• M. Levi D’Ancona: Botticelli’s ‘Primavera’: A Botanical Interpretation Including Astrology, Alchemy and the Medici (Florence, 1983)
  • U. Baldini and others: La Primavera del Botticelli: Storia di un quadro e di un restauro (Florence, 1984); Eng. trans. by M. Fitton as Primavera: The Restoration of Botticelli’s Masterpiece (London, 1984)
  • E. Callmann: ‘Botticelli’s Life of San Zenobius’, Art Bulletin, 66 (1984), pp. 492–5
  • P. Dreyer: ‘Botticelli’s Series of Engravings of “1481”’, Print Quarterly, 1/2 (1984), pp. 111–15
  • P. Dreyer: Dantes Divina Commedia mit den Illustrationen von Sandro Botticelli (Zurich, 1986)
  • A. del Serra and others: ‘La Nascita di Venere’ e ‘l’Annunciazione’ del Botticelli restaurate, Florence, Uffizi, Studi e Ricerche, 4 (Florence, 1987)
  • R. Stapleford: ‘Botticelli’s Portrait of a Young Man Holding a Trecento Medallion’, Burlington Magazine, 139 (1987), pp. 428–36
  • P. Dreyer: ‘Raggio Sensale, Giuliano da Sangallo und Sandro Botticelli—Der Höllentrichter’, Jahrbuch der Berliner Museen, 29–30 (1987–8), pp. 179–86
  • H. Bredekamp: Botticelli ‘Primavera’: Florenz als Garten der Venus (Frankfurt am Main, 1988)
  • S. Buske: Sandro Botticelli, Weibliches Brustbildnis (Idealbildnis Simonetta Vespucci?) (Frankfurt am Main, 1988)
  • ‘L’Incoronazione della Vergine’ del Botticelli: Restauro e ricerche (exh. cat., ed. M. Ciatti; Florence, Uffizi, 1990)
  • C. Dempsey: The Portrayal of Love: Botticelli’s ‘Primavera’ and Florentine Humanist Culture at the Time of Lorenzo the Magnificent (Princeton, 1992)
  • A. C. Blume: ‘Botticelli’s Family and Finances in the 1490s: Santa Maria Nuova and the San Marco Altarpiece’, Mitteilungen des Kunsthistorischen Instituts in Florenz, 38/1 (1994), pp. 154–64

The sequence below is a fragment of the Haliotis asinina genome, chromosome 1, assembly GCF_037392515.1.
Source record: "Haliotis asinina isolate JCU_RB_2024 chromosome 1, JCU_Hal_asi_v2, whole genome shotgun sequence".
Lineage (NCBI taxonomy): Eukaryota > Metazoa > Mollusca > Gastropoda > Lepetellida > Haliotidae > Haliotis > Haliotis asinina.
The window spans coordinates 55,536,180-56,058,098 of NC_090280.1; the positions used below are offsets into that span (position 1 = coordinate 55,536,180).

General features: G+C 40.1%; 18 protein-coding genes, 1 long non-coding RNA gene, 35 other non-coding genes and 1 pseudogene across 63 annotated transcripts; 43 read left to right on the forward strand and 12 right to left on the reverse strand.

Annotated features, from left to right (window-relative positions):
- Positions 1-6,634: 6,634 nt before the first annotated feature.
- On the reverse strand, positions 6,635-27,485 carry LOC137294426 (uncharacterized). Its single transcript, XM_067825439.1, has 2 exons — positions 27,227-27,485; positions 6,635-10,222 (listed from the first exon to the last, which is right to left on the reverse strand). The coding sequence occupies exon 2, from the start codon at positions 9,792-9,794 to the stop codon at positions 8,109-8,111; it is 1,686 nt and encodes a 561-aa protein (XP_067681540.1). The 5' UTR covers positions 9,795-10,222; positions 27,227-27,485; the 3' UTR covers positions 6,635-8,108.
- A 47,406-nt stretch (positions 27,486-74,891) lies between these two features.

• R. Stapleford: ‘Intellect and Intuition in Botticelli’s Saint Augustine’, Art Bulletin, 76 (March 1994), pp. 69–80
  • P. Barolsky: ‘The Ethereal Voluptas of Botticelli’, Konsthistorisk tidskrift [Art historical magazine], 64/2 (1995), pp. 65–70
  • A. C. Blume: ‘Giovanni de Bardi and Sandro Botticelli in Santo Spirito’, Jahrbuch der Berliner Museen, 37 (1995), pp. 169–83
  • R. Hatfield: ‘Botticelli’s Mystic Nativity, Savonarola and the Millennium’, Journal of the Warburg and Courtauld Institutes [prev. pubd as J. Warb. Inst.], 58 (1995), pp. 88–114
  • R. J. M. Olson: ‘An Old Mystery Solved: The 1487 Payment Document to Botticelli for a Tondo’, Mitteilungen des Kunsthistorischen Instituts in Florenz, 39/2/3 (1995), pp. 393–6
  • P. Barolsky and A. Barriault: ‘Botticelli’s Primavera and the Origins of the Elegaic in Italian Renaissance Painting’, Gazette des beaux-arts [suppl. is Chron. A.], 128 (Sept 1996), pp. 63–70
  • M. W. Kwakkelstein: ‘Botticelli, Leonardo and a Morris Dance’, Print Quarterly, 15/1 (March 1998), pp. 3–14
  • H-Th. Schulze Altcappenberg, P. Keller, and J. Schewski: Sandro Botticelli: the Drawings for Dante’s Divine Comedy (exh. cat.; London, 2000)
  • C. Acidini Luchinat: Botticelli: les allégories mythologiques (Paris, 2001)
  • D. Arasse and P. De Vecchi: Botticelli: from Lorenzo the Magnificent to Savonarola (exh. cat.; Milan, 2003)
  • D. Arasse and others: Botticelli e Filippino: l’inquietudine e la grazia nella pittura fiorentina del Quattrocento (exh. cat.; Milan, 2004)
  • D. Dombrowski: ‘“Terrae praesens non abest ab aethere”: Botticellis Mann mit Medaille als Beitrag zum Menschenbild des späten Quattrocento’, Wallraf-Richartz-Jahrbuch, 65 (2004), pp. 35–70